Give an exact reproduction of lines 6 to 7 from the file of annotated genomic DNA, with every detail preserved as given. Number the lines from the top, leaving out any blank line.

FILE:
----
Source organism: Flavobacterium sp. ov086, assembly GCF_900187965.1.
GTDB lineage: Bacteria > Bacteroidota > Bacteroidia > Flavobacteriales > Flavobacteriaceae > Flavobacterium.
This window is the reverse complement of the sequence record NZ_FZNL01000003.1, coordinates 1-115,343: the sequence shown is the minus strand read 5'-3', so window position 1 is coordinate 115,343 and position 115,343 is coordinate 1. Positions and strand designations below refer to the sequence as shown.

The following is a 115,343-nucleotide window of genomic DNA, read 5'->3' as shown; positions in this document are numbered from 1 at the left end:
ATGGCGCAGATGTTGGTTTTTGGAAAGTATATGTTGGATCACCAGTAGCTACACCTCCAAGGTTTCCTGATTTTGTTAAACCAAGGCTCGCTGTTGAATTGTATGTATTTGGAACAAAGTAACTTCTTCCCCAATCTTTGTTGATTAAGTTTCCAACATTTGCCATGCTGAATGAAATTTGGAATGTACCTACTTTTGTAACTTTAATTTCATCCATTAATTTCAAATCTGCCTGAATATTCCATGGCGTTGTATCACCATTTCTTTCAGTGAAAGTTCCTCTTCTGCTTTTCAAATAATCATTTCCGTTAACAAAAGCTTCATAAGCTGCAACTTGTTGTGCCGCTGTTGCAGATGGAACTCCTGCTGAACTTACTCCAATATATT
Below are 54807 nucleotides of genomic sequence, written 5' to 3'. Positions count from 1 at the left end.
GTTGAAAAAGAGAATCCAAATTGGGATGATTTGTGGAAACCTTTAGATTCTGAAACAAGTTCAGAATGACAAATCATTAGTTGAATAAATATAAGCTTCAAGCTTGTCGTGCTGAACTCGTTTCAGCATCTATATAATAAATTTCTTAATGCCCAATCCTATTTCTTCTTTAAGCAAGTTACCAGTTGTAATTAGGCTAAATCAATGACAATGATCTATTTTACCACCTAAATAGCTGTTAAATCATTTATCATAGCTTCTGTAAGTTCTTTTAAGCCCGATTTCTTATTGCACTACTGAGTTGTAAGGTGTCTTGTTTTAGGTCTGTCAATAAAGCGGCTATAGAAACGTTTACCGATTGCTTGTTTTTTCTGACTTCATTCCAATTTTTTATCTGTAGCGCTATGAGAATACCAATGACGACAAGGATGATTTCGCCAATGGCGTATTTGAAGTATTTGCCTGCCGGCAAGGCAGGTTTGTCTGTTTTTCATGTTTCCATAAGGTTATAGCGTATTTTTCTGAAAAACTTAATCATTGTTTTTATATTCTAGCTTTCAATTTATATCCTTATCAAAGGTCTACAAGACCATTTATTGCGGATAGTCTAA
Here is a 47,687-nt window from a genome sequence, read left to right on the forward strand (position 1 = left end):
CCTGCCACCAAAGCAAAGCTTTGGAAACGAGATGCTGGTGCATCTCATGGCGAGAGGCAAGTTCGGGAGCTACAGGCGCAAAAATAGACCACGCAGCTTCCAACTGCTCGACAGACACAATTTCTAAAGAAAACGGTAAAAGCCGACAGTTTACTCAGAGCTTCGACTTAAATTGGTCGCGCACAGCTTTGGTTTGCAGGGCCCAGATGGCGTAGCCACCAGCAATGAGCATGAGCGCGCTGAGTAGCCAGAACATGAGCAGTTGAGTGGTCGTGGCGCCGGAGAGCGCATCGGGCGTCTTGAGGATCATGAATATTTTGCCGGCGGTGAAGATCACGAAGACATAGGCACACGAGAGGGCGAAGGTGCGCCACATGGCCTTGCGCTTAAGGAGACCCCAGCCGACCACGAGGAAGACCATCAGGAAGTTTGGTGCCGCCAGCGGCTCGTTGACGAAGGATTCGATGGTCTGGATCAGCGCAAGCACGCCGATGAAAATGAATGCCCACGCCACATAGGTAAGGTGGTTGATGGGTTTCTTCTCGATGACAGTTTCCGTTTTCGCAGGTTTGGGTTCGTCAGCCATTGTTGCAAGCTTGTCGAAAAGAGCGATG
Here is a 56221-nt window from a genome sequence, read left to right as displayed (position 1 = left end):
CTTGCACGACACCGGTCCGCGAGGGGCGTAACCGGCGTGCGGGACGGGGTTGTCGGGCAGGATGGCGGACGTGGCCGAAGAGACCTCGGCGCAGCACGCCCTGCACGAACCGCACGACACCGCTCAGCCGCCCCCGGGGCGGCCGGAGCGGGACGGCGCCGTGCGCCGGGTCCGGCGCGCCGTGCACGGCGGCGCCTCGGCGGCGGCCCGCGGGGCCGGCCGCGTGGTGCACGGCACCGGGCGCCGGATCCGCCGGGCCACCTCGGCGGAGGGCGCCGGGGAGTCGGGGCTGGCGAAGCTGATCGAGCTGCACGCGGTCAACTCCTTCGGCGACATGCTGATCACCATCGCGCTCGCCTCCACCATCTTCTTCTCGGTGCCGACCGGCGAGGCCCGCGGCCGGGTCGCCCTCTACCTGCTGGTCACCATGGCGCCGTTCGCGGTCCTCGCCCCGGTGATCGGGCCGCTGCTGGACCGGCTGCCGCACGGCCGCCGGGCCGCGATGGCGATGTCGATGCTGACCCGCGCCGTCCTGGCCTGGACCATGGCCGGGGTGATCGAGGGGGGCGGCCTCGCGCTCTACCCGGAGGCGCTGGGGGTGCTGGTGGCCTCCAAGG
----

Below are 54807 nucleotides of genomic sequence, written 5' to 3'. Positions count from 1 at the left end.
GTTGAAAAAGAGAATCCAAATTGGGATGATTTGTGGAAACCTTTAGATTCTGAAACAAGTTCAGAATGACAAATCATTAGTTGAATAAATATAAGCTTCAAGCTTGTCGTGCTGAACTCGTTTCAGCATCTATATAATAAATTTCTTAATGCCCAATCCTATTTCTTCTTTAAGCAAGTTACCAGTTGTAATTAGGCTAAATCAATGACAATGATCTATTTTACCACCTAAATAGCTGTTAAATCATTTATCATAGCTTCTGTAAGTTCTTTTAAGCCCGATTTCTTATTGCACTACTGAGTTGTAAGGTGTCTTGTTTTAGGTCTGTCAATAAAGCGGCTATAGAAACGTTTACCGATTGCTTGTTTTTTCTGACTTCATTCCAATTTTTTATCTGTAGCGCTATGAGAATACCAATGACGACAAGGATGATTTCGCCAATGGCGTATTTGAAGTATTTGCCTGCCGGCAAGGCAGGTTTGTCTGTTTTTCATGTTTCCATAAGGTTATAGCGTATTTTTCTGAAAAACTTAATCATTGTTTTTATATTCTAGCTTTCAATTTATATCCTTATCAAAGGTCTACAAGACCATTTATTGCGGATAGTCTAA